End of an era as plans to demolish Dundonald Ice Bowl gets green light

Plans to partially demolish the Dundonald International Ice Bowl and begin its redevelopment have officially been approved.

Tuesday, 13th April 2021, 12:47 pm

The Lisburn Castlereagh planning committee gave the decision the green light on April 12.

The Ice Bowl opened in 1986 and has around 600,000 visitors every year, with the original revamp pencilled for 2017 before the project was put on hold.

It will be the end of an era as the popular tourism site will be brought down, brick-by-brick, however the official time-scale for its demolition is still unknown.

It’s understood that the Ice Bowl will remain in operation to the public while its redevelopment is underway.

Plans for the site’s redevelopment includes a new Olympic size ice rink, ten pin bowling facility, children’s soft play area and a primary healthcare facility.

Meanwhile, the “state-of-the-art” and “energy saving building” will also be home to a new gymnasium, office space, food outlets and general support accommodation.

The long wait for redevelopment of the site off Old Dundonald Road has gone on for several years.

In 2014 a plan by the then Castlereagh Borough Council to give the complex a £40m upgrade was put on hold.

The council released first glimpses of its proposal to revamp the Ice Bowl two years ago in 2019.

The current site is the training ground for the Belfast Giants and had previously hosted some of Northern Ireland’s top figure skaters, including Jenna McCorkell, Tameron Drake, Neil Wilson, Carla Quinn and Edward Alton.

In a report, council officers said the new Ice Bowl would be ‘important to all of the people in Northern Ireland’ and would ‘promote excellence in leisure, health and well-being and tourism’.

The application had two objection letters. Those against the applications said the proposals would have an impact on businesses within the vicinity of the Ice Bowl, while another complained that the development would cause light, noise and dust pollution.

However, Alliance councillor Martin Gregg fully backed the proposal, saying: “This is what flagship design looks like. This is what sustainable development looks like and this is what engaging with the public looks like.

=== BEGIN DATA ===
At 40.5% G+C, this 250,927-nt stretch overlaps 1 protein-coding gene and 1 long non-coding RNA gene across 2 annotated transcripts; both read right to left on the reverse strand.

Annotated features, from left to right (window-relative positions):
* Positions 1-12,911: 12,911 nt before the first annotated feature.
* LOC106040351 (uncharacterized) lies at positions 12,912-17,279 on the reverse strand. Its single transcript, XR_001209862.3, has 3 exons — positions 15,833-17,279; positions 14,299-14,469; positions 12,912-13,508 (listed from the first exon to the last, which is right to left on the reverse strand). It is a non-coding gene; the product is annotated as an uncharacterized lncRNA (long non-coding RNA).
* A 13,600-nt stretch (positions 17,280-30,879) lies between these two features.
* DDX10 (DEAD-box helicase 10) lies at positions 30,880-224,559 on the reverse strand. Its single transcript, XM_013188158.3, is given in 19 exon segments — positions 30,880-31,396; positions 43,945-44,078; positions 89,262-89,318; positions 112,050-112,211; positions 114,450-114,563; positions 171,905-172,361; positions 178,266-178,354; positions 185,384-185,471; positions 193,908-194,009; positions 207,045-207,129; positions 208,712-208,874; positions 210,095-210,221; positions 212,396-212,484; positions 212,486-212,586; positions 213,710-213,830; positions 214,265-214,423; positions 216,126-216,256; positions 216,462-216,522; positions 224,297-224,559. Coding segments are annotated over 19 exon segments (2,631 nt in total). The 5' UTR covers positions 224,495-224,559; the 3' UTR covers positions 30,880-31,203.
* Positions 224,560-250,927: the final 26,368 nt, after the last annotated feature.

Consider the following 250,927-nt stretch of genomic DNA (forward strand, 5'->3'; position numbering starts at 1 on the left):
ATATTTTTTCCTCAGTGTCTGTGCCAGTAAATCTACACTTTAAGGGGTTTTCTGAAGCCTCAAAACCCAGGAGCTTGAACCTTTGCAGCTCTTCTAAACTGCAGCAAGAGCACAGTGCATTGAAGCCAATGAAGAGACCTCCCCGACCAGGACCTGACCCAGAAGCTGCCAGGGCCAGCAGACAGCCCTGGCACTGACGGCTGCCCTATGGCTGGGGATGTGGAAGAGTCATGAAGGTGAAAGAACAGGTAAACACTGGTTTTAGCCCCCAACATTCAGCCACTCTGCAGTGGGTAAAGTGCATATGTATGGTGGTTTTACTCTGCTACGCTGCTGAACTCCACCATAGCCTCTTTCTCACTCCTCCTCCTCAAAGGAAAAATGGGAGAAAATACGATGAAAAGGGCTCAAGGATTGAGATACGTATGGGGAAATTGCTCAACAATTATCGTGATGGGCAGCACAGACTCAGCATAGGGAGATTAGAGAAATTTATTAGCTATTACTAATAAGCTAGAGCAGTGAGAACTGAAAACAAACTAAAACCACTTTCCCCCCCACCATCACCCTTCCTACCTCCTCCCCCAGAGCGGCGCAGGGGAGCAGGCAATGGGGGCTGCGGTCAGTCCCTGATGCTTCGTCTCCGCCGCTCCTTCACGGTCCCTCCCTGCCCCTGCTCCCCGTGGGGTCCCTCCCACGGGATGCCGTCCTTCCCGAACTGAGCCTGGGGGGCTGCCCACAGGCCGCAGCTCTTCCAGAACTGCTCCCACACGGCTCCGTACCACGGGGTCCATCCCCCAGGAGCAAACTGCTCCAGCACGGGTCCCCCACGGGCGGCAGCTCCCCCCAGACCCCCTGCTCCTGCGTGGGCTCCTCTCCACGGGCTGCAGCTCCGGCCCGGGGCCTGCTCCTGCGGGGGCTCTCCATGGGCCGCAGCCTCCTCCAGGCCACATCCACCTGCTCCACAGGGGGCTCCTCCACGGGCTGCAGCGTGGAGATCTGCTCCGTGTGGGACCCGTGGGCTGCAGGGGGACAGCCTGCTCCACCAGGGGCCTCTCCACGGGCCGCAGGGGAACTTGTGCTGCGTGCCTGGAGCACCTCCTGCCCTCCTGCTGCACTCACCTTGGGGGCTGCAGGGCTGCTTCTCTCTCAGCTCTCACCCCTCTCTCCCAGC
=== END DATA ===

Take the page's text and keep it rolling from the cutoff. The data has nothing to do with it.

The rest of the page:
“The whole attention to detail around the new development means that everything fits. There has been some time put into this application and I whole heartedly support it.”

Sara Pearson, who is the lead designer and architect, said the facility would be an “iconic” facility for the whole of Northern Ireland.

She said: “Different elements of the building will have different lifespans but what we are aiming for is a building that has a longevity.

“We have designed a very dramatic building that will serve Dundonald and Northern Ireland for many years to come and will stand out. We hope that it’s going to stand the test of time.

“It’s nearly of an iconic form and it needs to be able to hold its position architecturally for a long time.”

Donal Rogan, Director of Service Transformation for LCCC, said the economic impacts of the new Ice Bowl would be “very significant” for the entire region.

He added: “The figure that we are using for the economic impact is £100m to the local economy.

“We are keen to sell that to the regional executive so that they understand that this is a regional facility.”

DUP Alderman David Drysdale echoed the calls of support, he added: “There has been various events throughout its history that makes this site stand out.

“This is a regional centre and there has been four generations of people in Northern Ireland that have used this site throughout its history.

“It’s great to see this moving on to the next phase and if we do this right then it should pay for itself.”

The application received cross-party support and was approved unanimously by all members.

Shaun Keenan , Local Democracy Reporting Service